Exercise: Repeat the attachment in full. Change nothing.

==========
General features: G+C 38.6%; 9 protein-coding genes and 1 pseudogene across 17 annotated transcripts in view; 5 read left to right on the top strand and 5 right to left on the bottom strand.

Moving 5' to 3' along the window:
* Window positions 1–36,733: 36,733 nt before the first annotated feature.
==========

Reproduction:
General features: G+C 38.6%; 9 protein-coding genes and 1 pseudogene across 17 annotated transcripts in view; 5 read left to right on the top strand and 5 right to left on the bottom strand.

Moving 5' to 3' along the window:
* Window positions 1–36,733: 36,733 nt before the first annotated feature.